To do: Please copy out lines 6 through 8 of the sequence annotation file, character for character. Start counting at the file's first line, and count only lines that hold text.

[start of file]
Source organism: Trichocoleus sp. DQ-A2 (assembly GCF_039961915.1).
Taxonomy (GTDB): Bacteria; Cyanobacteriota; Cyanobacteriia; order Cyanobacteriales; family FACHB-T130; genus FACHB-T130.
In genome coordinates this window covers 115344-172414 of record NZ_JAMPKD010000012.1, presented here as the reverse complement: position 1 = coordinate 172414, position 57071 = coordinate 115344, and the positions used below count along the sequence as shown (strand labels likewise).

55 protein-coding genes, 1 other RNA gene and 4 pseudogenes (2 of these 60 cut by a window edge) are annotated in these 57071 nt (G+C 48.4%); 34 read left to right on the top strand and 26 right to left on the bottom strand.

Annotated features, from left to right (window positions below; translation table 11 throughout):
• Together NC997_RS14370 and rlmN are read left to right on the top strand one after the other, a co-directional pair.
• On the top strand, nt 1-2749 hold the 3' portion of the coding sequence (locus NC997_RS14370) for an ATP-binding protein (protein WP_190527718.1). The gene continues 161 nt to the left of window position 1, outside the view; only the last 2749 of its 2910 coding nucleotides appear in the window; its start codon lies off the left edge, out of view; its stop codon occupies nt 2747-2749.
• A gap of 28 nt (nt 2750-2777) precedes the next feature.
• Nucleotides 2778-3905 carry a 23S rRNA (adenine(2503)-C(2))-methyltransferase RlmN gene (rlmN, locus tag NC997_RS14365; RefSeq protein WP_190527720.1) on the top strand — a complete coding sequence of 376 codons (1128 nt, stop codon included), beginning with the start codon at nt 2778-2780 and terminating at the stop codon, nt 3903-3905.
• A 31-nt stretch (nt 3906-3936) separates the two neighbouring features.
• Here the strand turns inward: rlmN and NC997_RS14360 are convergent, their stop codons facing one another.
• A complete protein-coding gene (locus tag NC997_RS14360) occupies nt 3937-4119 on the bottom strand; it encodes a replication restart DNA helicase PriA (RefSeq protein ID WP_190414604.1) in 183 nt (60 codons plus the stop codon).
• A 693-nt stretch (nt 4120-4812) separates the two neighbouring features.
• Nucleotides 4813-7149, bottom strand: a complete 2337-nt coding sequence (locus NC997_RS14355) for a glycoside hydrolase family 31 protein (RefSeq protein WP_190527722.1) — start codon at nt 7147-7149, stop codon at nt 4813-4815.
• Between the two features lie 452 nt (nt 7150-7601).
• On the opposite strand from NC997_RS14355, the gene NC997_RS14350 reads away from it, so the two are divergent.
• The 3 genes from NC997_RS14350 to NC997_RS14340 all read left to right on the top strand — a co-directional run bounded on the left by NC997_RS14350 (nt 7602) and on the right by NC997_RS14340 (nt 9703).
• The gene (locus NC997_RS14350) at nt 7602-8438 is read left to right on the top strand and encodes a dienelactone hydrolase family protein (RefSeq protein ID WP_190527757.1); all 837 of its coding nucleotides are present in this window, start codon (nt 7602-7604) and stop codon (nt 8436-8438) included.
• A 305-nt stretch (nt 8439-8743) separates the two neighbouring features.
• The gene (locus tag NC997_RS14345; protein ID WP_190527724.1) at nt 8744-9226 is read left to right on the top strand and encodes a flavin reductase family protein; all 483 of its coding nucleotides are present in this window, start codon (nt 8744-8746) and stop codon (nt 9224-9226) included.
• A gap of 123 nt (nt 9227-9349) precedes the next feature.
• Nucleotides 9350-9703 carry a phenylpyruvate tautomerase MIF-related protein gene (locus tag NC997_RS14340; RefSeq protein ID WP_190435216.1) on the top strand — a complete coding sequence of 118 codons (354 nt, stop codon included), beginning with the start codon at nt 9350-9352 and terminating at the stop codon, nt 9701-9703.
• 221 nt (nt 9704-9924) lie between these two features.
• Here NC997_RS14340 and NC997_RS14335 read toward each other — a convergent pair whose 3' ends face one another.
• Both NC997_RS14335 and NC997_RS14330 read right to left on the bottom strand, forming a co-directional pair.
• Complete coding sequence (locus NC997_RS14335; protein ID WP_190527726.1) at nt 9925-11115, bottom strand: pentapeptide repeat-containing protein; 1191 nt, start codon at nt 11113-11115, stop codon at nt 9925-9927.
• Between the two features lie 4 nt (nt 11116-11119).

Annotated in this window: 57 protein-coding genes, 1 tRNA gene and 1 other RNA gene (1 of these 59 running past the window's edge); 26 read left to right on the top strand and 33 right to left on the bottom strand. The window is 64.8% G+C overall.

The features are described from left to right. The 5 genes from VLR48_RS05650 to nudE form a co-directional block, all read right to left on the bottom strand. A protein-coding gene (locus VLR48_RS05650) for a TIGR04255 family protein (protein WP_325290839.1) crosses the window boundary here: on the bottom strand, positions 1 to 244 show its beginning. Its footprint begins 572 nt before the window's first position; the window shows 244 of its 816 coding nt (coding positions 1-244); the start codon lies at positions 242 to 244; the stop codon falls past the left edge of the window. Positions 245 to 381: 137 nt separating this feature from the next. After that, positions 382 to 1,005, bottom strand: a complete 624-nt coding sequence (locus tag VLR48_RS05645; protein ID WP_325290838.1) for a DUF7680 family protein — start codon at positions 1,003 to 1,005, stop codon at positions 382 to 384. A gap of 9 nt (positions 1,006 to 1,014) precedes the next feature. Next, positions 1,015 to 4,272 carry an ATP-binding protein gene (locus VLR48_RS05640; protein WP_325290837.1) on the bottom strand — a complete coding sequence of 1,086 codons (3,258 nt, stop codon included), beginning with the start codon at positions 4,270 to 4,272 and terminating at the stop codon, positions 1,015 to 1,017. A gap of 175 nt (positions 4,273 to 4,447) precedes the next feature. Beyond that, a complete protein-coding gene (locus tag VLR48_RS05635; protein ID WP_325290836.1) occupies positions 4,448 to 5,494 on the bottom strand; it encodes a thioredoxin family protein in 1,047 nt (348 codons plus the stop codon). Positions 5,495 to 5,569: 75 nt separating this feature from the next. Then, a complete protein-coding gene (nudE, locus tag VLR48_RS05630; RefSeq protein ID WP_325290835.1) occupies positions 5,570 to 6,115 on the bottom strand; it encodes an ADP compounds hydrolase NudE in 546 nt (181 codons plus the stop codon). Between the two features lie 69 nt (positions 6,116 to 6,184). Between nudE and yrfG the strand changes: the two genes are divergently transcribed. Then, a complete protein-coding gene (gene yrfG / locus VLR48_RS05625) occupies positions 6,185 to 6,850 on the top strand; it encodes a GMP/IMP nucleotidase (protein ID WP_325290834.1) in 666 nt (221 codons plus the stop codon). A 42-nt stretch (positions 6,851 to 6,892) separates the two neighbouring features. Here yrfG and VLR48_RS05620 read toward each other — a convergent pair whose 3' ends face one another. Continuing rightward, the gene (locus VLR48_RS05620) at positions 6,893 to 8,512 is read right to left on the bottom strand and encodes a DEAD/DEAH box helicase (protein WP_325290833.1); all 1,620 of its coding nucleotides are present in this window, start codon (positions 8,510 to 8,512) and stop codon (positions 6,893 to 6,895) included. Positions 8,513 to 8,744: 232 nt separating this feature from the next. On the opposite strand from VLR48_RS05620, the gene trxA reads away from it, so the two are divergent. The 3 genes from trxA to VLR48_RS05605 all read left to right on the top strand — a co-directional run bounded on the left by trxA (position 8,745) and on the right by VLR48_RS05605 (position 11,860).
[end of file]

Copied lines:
• Together NC997_RS14370 and rlmN are read left to right on the top strand one after the other, a co-directional pair.
• On the top strand, nt 1-2749 hold the 3' portion of the coding sequence (locus NC997_RS14370) for an ATP-binding protein (protein WP_190527718.1). The gene continues 161 nt to the left of window position 1, outside the view; only the last 2749 of its 2910 coding nucleotides appear in the window; its start codon lies off the left edge, out of view; its stop codon occupies nt 2747-2749.
• A gap of 28 nt (nt 2750-2777) precedes the next feature.